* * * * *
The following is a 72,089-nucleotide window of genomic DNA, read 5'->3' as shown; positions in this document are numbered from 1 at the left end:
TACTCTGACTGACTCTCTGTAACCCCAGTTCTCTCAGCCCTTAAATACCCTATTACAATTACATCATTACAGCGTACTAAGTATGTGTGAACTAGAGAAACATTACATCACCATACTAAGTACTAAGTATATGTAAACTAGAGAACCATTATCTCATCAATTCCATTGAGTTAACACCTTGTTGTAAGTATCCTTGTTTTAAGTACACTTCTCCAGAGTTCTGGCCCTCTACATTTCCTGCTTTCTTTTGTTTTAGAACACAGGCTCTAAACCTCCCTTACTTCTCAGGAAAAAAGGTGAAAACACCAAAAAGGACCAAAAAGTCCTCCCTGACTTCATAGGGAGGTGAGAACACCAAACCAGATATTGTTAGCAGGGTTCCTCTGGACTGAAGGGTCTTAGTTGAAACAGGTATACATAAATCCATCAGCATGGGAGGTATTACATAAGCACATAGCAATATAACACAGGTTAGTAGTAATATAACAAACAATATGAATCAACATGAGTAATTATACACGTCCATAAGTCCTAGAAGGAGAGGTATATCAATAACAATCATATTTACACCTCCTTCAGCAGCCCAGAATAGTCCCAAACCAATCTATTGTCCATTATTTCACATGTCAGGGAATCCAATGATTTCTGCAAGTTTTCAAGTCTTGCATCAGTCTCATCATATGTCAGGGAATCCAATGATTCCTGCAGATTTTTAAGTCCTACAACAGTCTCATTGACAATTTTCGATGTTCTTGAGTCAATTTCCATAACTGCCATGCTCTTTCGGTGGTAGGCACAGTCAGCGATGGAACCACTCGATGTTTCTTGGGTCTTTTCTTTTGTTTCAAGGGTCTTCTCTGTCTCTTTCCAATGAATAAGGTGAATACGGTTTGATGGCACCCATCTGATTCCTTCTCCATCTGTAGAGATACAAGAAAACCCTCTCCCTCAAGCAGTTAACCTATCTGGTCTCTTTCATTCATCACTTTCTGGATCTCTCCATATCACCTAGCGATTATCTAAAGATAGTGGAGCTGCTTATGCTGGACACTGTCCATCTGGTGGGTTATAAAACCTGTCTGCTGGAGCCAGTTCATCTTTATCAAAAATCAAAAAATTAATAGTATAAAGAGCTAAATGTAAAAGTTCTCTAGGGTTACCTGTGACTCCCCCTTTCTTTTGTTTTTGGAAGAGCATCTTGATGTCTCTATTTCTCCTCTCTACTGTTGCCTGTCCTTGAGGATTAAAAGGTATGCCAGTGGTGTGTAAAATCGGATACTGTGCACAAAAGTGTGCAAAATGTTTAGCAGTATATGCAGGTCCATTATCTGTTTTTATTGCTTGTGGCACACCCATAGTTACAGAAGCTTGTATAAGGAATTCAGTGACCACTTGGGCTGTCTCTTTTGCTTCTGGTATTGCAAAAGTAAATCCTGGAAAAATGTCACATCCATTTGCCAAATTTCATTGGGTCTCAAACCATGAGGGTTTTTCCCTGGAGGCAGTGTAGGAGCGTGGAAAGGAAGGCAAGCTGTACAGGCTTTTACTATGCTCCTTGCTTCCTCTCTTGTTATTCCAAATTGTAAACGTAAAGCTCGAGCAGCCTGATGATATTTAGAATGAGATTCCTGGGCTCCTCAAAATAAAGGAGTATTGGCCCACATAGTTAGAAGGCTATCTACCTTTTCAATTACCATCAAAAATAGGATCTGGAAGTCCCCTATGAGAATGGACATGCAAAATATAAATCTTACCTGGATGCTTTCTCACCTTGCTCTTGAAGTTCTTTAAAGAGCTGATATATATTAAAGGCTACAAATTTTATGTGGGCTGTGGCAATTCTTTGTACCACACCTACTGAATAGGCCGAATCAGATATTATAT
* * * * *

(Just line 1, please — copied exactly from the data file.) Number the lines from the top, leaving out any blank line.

The following is a 72,089-nucleotide window of genomic DNA, read 5'->3' as shown; positions in this document are numbered from 1 at the left end: